Turkish courts continue to fight a loosing battle to keep Turkey from becoming the next Lebanon or Egypt. Sounds like it's about time for the military to come out of the barracks and re-establish a western-style democracy. The lefty-liberal, all-world-views-are-equally-valid EU won't allow that though, so expect Turkey to be another Islamic basket case in a decade or less.

You may die from TB, but at least it's organic and isn't made by one of the Big Evil Agribusiness Corporations. I have to laugh every time the bakery owner goes into her speech about her wonderful organic cheese made by hand at some farm in California. All that means is that you are far more likely to die from some third-world disease. But the lefty-liberals around here lap that crap up like a starving barn cat hitting a bowl of (raw, unpasteurized, TB-tainted) milk.

And just to wrap things up: Star Wars becomes reality.

Thursday, June 05, 2008

Paolo Gets Some Press

Looks like after years of talking, something Paolo designed will get built in Arizona somewhere other than on his own property. I've seen a couple models of this and it should be pretty cool. Maybe now people in Arizona won't look at us like we just grew a second head and say "Soleri who? Arco what?"

The Price Starts to Bite

High gas prices are finally having some impact:
according to the U.S. Department of Transportation, Americans drove 11 billion fewer miles in March 2008 than they did a year ago, a 4.3 percent decline that the sharpest year-on-year drop for any month since the agency began keeping records in 1942.
I am so glad we moved into Prescott and contributed to that 11 billion fewer miles. If these prices stick, I'm seriously considering a Vespa.

Wednesday, June 04, 2008

About Time

Hillary is finally throwing in the towel. That giant "Whew!" you heard was the DNC's sigh of relief that the national convention will not be a bloodbath.

Tuesday, June 03, 2008

Ya Just Gotta Click...

...when the title of the article is "Dutch Man Suffers Cut Buttocks in Joke Mishap." Who knew mooning was a hazardous occupation.

Back Among the Living

Now that all the photos from our vacation are finally on Flickr, I have been working my way back into my normal internet routine. Between the asymmetry of our cable connection, the unstableness of the Flickr Uploadr application, and the general flakiness of Windows XP, the job took much longer than it should have, but in any case it is done. So in the process of catching up, a couple things caught my eye.

The first is an article recommending that you stock up on food now as higher prices are imminent. Anyone that has been to a grocery store in the last couple months knows that prices are steadily ticking upwards, and dramatically so for certain items such as eggs. What most people do not understand is that the big, evil corporations that supply us with much of our food, have been taking most of the hit for recent increases in everything from diesel fuel to feed corn. This simply cannot continue indefinitely, meaning there is a good chance that we ain't seen nothin' yet. Of course, anyone over the age of 30 knows that a well-stocked pantry is just plain good sense. The shelf life of canned and dry goods is essentially infinite if kept away from moisture and out of direct sunlight (in other words, in a pantry), so it isn't as if you will be throwing away what you don't use immediately. But like much good sense, stocking a pantry seems to have gone the way of baking ones own bread, with the pantry in the average home today being a bad joke. I must confess that includes us as well. Ours has become home to mostly inedible stuff that we don't know what else to do with as we adapt to smaller living quarters. We will likely change that and sooner rather than later.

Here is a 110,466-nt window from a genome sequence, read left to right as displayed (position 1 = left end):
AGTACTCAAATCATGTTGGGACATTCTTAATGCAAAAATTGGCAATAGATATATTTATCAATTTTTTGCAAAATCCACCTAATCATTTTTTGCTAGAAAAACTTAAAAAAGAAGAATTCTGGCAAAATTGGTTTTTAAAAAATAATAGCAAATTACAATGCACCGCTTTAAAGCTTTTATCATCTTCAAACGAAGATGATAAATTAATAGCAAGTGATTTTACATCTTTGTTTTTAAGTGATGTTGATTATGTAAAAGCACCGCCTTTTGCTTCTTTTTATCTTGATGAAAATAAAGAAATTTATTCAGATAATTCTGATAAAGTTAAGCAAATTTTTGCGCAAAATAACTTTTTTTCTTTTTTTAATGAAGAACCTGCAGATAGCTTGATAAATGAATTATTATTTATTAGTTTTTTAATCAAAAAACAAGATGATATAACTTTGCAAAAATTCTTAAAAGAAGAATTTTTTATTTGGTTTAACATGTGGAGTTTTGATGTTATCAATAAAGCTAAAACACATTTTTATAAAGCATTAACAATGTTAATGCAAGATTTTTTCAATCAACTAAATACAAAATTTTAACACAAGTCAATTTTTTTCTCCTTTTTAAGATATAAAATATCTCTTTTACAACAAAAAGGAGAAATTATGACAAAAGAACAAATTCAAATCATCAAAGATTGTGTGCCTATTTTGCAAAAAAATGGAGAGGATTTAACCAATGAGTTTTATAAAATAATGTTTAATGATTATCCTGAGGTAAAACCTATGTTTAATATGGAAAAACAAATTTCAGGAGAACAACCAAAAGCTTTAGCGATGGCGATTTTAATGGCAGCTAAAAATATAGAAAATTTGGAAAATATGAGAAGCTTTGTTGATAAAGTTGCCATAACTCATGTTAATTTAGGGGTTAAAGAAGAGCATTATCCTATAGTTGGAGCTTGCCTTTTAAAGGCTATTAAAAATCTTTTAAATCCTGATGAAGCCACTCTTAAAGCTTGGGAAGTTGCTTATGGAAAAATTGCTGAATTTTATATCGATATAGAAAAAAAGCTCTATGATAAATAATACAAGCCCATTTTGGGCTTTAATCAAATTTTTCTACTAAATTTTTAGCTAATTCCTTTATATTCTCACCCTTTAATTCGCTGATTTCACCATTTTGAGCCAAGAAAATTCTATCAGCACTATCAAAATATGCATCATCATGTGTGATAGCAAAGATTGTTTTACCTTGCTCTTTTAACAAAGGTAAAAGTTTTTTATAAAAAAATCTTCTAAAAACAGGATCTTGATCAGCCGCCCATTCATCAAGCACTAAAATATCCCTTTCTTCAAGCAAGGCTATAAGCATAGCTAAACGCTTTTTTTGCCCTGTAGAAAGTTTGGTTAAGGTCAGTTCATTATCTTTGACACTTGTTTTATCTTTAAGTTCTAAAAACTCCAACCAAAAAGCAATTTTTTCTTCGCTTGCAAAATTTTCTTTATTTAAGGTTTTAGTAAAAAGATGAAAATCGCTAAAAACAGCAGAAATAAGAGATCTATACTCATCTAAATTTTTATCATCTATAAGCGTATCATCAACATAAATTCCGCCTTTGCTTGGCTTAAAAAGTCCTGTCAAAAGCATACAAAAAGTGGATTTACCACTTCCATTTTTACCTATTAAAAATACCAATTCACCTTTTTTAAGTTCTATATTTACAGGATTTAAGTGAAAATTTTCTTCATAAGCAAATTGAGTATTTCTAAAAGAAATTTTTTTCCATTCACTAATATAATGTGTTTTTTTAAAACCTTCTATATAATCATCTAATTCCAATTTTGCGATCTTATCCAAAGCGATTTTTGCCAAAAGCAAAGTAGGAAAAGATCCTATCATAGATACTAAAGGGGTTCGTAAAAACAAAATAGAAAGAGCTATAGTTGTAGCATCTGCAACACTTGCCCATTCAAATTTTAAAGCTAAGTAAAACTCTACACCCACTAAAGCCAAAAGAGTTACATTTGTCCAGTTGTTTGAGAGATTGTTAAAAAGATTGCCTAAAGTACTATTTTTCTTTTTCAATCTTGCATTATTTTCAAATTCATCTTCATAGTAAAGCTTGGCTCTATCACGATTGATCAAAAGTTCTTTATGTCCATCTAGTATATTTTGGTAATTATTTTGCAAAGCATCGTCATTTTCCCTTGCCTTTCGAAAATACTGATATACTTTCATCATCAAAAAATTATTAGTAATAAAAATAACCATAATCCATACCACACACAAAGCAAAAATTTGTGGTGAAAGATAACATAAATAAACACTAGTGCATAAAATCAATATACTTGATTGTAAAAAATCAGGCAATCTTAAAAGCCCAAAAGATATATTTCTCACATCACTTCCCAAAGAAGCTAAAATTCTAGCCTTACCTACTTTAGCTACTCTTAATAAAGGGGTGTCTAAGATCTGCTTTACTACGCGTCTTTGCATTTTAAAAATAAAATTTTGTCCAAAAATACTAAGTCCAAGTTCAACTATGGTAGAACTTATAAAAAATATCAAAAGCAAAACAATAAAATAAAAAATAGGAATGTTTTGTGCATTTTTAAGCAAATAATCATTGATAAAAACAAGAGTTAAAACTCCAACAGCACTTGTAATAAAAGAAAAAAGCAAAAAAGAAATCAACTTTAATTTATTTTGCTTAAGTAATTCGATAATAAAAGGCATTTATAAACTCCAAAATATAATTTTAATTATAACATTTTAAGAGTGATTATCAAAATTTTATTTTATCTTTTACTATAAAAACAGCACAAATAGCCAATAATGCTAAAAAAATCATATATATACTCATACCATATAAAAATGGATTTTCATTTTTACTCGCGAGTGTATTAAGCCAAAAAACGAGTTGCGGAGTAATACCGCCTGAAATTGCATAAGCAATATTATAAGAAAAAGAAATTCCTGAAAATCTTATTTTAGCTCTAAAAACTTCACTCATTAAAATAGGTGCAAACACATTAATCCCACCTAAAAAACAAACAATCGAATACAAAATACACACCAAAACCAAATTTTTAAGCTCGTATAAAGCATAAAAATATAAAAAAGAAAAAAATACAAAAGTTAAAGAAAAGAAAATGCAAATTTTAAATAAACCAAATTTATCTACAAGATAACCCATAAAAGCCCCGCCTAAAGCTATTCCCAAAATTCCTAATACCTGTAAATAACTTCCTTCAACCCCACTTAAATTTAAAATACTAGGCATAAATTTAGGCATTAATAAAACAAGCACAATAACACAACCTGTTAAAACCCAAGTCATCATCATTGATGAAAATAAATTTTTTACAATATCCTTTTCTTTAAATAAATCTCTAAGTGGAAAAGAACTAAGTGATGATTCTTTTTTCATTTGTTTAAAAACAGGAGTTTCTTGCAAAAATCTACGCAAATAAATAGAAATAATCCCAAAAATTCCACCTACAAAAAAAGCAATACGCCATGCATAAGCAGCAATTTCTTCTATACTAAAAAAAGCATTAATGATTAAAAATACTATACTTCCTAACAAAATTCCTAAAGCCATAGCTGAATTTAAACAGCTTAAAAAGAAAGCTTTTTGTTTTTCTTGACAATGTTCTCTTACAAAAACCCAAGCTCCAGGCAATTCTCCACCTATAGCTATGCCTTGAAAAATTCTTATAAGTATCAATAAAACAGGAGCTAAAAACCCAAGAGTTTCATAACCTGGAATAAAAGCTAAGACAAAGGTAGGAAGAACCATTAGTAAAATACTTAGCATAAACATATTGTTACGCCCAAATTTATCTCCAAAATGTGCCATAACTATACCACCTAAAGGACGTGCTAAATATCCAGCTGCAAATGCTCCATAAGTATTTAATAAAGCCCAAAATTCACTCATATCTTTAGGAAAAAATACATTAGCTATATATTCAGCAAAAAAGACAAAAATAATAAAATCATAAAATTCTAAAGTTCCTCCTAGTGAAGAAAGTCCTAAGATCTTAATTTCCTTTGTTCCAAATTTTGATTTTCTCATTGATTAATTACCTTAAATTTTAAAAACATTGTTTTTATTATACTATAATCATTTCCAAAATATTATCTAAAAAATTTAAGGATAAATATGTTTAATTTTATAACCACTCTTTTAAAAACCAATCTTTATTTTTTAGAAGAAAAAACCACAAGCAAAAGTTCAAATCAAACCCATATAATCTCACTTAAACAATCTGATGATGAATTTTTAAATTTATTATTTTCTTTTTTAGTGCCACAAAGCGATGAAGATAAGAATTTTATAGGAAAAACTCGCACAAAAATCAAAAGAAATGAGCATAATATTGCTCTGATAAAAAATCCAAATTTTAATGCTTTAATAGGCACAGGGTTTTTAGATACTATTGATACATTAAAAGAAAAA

The second is a review by Freeman Dyson on two books concerning (you knew this was coming, right?) global warming or global climate change or whatever label it has this week. He doesn't say it, but what I took away from this article is something that Jerry Pournelle has been harping on for years: when faced with two mutually exclusive courses of action, it is better to spend money reducing uncertainty rather than arbitrarily choosing a course of action only to find out that you chose poorly after it is too late to change course, or changing course involves vast expenditures. But the "consensus" seems to rule the day, so you may want to consider moving to a warmer climate just in case the current lack of solar activity becomes a full-blown solar minimum. We are still within historical precedent and will be for about another nine months or so. But I would point out that I had a paper route during the last comparable solar minimum and walking in -40 degree temps delivering newspapers is no picnic. Keep in mind that in a contest between fire and ice, fire is more conducive to human welfare.

Well, I need to get busy on the pile on my desk.

Sunday, June 01, 2008


All the vacation photos are finally up on Flickr, in order, in the correct sets, tagged, described (feebly described, mostly), and in the Royal Caribbean Tour and Cruise 2008 collection. Final count: 2,112. You might want to take a potty break before you start.

Woo hoo!!

Now I can spend next week getting caught up on everything else. Right now, I going to start a movie and hope the restaurant doesn't call me to come and work. It would be nice to have today off.